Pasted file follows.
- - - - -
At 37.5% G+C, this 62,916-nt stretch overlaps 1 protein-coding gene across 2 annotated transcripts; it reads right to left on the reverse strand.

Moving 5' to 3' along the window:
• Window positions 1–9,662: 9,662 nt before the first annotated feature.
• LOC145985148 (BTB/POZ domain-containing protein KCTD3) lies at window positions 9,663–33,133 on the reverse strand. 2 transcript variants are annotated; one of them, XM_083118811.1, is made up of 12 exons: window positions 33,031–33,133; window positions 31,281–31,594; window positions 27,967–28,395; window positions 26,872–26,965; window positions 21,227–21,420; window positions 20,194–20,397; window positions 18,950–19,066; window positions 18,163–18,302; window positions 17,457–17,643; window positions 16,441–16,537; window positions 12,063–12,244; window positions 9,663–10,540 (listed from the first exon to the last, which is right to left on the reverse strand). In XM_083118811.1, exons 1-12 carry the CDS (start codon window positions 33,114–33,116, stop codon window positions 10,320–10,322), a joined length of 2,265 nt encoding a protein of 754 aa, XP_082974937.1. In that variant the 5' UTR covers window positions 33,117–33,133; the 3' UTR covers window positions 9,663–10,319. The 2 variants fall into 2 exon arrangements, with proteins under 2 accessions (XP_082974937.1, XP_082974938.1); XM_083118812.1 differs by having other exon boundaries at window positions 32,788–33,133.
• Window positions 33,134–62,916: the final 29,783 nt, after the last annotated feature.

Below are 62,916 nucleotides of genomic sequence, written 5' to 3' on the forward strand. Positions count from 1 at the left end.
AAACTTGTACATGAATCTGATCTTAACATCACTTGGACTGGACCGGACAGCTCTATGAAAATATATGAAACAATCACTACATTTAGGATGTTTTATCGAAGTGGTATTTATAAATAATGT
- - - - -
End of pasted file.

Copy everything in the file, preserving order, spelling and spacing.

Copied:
At 37.5% G+C, this 62,916-nt stretch overlaps 1 protein-coding gene across 2 annotated transcripts; it reads right to left on the reverse strand.

Moving 5' to 3' along the window:
• Window positions 1–9,662: 9,662 nt before the first annotated feature.
• LOC145985148 (BTB/POZ domain-containing protein KCTD3) lies at window positions 9,663–33,133 on the reverse strand. 2 transcript variants are annotated; one of them, XM_083118811.1, is made up of 12 exons: window positions 33,031–33,133; window positions 31,281–31,594; window positions 27,967–28,395; window positions 26,872–26,965; window positions 21,227–21,420; window positions 20,194–20,397; window positions 18,950–19,066; window positions 18,163–18,302; window positions 17,457–17,643; window positions 16,441–16,537; window positions 12,063–12,244; window positions 9,663–10,540 (listed from the first exon to the last, which is right to left on the reverse strand). In XM_083118811.1, exons 1-12 carry the CDS (start codon window positions 33,114–33,116, stop codon window positions 10,320–10,322), a joined length of 2,265 nt encoding a protein of 754 aa, XP_082974937.1. In that variant the 5' UTR covers window positions 33,117–33,133; the 3' UTR covers window positions 9,663–10,319. The 2 variants fall into 2 exon arrangements, with proteins under 2 accessions (XP_082974937.1, XP_082974938.1); XM_083118812.1 differs by having other exon boundaries at window positions 32,788–33,133.
• Window positions 33,134–62,916: the final 29,783 nt, after the last annotated feature.

Below are 62,916 nucleotides of genomic sequence, written 5' to 3' on the forward strand. Positions count from 1 at the left end.
AAACTTGTACATGAATCTGATCTTAACATCACTTGGACTGGACCGGACAGCTCTATGAAAATATATGAAACAATCACTACATTTAGGATGTTTTATCGAAGTGGTATTTATAAATAATGT